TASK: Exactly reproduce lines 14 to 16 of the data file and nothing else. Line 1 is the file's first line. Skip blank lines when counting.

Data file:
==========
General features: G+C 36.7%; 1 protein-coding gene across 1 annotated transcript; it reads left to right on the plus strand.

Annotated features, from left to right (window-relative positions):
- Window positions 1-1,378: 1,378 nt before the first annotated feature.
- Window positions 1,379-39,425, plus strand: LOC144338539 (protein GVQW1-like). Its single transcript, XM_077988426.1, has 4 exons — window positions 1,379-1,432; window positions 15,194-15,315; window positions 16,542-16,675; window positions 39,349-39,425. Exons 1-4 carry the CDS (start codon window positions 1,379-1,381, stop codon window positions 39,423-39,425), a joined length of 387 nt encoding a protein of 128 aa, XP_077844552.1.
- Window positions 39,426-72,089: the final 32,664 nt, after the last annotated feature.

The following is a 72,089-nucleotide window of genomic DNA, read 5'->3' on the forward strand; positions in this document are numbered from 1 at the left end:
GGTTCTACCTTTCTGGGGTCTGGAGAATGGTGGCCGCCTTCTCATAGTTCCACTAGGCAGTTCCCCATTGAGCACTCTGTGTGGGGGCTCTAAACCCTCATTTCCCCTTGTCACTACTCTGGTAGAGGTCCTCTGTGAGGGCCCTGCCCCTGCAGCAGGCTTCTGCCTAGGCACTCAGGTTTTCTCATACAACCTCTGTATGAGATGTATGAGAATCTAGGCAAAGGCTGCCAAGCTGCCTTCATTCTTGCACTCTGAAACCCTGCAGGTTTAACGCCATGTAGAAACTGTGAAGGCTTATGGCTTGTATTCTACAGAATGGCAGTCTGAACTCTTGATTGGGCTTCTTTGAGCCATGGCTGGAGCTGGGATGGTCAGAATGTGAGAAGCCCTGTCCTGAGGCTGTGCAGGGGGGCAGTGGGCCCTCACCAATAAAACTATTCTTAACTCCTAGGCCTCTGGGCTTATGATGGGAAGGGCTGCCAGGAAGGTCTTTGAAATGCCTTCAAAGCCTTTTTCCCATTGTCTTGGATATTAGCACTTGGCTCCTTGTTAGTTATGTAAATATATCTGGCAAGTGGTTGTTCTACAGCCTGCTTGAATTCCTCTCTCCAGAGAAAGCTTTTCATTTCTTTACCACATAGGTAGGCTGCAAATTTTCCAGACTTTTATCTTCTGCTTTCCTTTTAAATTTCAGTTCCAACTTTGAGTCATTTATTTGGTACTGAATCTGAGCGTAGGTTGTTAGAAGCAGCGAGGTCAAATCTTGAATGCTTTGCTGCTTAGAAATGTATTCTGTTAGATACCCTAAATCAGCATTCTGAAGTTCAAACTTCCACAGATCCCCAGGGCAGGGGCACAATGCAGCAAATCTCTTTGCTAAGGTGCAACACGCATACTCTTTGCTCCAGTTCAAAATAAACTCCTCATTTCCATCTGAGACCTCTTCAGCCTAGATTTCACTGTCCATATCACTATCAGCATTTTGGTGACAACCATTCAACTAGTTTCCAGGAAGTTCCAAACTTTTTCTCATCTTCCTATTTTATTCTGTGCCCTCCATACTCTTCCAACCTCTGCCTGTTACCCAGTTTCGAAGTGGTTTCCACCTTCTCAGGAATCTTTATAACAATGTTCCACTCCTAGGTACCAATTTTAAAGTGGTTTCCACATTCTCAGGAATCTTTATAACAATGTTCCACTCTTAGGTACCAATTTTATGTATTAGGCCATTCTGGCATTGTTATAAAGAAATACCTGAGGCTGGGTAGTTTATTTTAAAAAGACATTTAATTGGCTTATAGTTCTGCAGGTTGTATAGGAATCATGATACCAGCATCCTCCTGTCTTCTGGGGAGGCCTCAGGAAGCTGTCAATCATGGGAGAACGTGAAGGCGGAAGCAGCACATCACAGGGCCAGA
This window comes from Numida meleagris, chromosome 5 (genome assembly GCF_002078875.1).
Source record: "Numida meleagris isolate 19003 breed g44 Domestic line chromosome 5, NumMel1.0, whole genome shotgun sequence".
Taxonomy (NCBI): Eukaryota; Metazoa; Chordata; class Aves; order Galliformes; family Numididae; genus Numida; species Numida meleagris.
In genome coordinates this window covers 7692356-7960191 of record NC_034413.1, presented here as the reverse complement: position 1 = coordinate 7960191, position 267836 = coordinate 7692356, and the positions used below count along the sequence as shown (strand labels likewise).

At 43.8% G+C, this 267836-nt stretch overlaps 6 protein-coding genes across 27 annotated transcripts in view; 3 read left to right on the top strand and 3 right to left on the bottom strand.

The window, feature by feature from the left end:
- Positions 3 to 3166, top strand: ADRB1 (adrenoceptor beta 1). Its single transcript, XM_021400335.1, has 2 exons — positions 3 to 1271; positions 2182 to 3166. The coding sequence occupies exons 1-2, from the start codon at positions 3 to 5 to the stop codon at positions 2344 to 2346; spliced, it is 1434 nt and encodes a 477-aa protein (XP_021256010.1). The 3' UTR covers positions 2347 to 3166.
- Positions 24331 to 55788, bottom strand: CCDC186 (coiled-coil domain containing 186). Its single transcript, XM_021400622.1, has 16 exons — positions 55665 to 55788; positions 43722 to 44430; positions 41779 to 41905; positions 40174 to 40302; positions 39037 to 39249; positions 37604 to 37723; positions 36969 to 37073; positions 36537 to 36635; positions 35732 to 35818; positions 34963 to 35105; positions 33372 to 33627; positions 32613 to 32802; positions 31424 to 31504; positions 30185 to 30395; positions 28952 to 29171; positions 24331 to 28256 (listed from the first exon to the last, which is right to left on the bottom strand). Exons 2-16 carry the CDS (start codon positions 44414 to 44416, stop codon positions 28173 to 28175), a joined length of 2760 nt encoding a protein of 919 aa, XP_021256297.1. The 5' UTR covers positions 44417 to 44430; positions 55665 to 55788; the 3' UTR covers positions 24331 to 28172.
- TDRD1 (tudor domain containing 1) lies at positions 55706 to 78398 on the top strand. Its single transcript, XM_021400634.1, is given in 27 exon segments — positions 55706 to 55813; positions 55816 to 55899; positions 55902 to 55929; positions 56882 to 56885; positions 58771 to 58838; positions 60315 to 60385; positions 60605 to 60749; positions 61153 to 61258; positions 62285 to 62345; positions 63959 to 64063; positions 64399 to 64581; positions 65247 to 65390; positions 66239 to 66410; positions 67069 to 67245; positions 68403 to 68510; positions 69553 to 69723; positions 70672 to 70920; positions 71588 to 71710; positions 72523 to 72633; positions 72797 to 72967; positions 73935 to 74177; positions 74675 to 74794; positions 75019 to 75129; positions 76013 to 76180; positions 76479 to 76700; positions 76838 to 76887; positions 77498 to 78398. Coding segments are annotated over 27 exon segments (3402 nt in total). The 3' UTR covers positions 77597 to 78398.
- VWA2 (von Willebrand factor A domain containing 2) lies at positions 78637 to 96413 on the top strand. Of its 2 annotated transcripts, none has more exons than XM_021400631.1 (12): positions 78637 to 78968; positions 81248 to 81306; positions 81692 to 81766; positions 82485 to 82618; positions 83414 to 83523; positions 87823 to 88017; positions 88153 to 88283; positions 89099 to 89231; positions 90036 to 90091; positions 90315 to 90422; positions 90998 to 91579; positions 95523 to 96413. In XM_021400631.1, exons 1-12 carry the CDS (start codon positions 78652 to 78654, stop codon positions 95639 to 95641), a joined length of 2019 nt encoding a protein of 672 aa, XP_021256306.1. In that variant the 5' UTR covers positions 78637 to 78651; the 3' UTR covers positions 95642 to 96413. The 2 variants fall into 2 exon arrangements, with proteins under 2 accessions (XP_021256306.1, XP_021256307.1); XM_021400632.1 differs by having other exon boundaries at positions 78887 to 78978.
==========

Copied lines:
- Positions 3 to 3166, top strand: ADRB1 (adrenoceptor beta 1). Its single transcript, XM_021400335.1, has 2 exons — positions 3 to 1271; positions 2182 to 3166. The coding sequence occupies exons 1-2, from the start codon at positions 3 to 5 to the stop codon at positions 2344 to 2346; spliced, it is 1434 nt and encodes a 477-aa protein (XP_021256010.1). The 3' UTR covers positions 2347 to 3166.
- Positions 24331 to 55788, bottom strand: CCDC186 (coiled-coil domain containing 186). Its single transcript, XM_021400622.1, has 16 exons — positions 55665 to 55788; positions 43722 to 44430; positions 41779 to 41905; positions 40174 to 40302; positions 39037 to 39249; positions 37604 to 37723; positions 36969 to 37073; positions 36537 to 36635; positions 35732 to 35818; positions 34963 to 35105; positions 33372 to 33627; positions 32613 to 32802; positions 31424 to 31504; positions 30185 to 30395; positions 28952 to 29171; positions 24331 to 28256 (listed from the first exon to the last, which is right to left on the bottom strand). Exons 2-16 carry the CDS (start codon positions 44414 to 44416, stop codon positions 28173 to 28175), a joined length of 2760 nt encoding a protein of 919 aa, XP_021256297.1. The 5' UTR covers positions 44417 to 44430; positions 55665 to 55788; the 3' UTR covers positions 24331 to 28172.
- TDRD1 (tudor domain containing 1) lies at positions 55706 to 78398 on the top strand. Its single transcript, XM_021400634.1, is given in 27 exon segments — positions 55706 to 55813; positions 55816 to 55899; positions 55902 to 55929; positions 56882 to 56885; positions 58771 to 58838; positions 60315 to 60385; positions 60605 to 60749; positions 61153 to 61258; positions 62285 to 62345; positions 63959 to 64063; positions 64399 to 64581; positions 65247 to 65390; positions 66239 to 66410; positions 67069 to 67245; positions 68403 to 68510; positions 69553 to 69723; positions 70672 to 70920; positions 71588 to 71710; positions 72523 to 72633; positions 72797 to 72967; positions 73935 to 74177; positions 74675 to 74794; positions 75019 to 75129; positions 76013 to 76180; positions 76479 to 76700; positions 76838 to 76887; positions 77498 to 78398. Coding segments are annotated over 27 exon segments (3402 nt in total). The 3' UTR covers positions 77597 to 78398.